George Lucas spoke about the didactic role of cinema and about his own work being presented through the “moral megaphone” of the film industry. A considerable body of scholarship on the six-part Star Wars series argues (unconvincingly) that the franchise promoted neo-conservatism in American culture from the late 1970s onward. But there is much in Lucas’ grand space opera to suggest something more ideologically complex is going on. Engaging with Critical and Deconstructive theories this book challenges the view of the saga as an unambiguously violent text exemplifying reactionary politics, and discusses the films’ identity politics with regard to race and gender.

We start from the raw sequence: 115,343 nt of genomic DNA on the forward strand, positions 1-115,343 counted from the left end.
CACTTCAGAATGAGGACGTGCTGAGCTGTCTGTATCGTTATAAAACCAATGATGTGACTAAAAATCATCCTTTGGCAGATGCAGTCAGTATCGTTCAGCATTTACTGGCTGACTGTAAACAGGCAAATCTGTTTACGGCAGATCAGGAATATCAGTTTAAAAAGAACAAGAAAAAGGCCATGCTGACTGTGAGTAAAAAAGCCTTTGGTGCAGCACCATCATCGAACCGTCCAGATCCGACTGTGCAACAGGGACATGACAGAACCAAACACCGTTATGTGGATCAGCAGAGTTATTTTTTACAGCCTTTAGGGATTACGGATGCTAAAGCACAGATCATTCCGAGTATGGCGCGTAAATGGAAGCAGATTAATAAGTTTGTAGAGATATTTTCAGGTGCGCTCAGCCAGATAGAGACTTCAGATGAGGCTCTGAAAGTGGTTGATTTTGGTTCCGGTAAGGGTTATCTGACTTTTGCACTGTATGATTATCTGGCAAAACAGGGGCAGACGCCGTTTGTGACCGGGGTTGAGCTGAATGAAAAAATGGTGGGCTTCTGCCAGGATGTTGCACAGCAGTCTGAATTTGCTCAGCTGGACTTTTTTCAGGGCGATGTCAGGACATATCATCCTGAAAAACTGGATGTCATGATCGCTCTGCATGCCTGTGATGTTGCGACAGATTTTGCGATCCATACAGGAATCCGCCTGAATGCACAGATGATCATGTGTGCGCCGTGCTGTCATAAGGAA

Read the unedited Preface here.
Bringing critical attention to a particular set of science fiction and fantasy films–Larry and Andy Wachowski’s The Matrix, George Lucas’ Star Wars saga, and Joss Whedon’s Avengers–this book utilizes a wide-ranging set of critical tools to illuminate their political ideologies, while also examining any resistant and complicating turns or byways the films may provide. What they all have in common ideologically is that they–or at least the genres they belong to–tend to be regarded as belonging to politically conservative frames of sociocultural reference. With the Star Wars saga, however, this idea is shown to be superficial and weak.
Read the book’s Introduction here.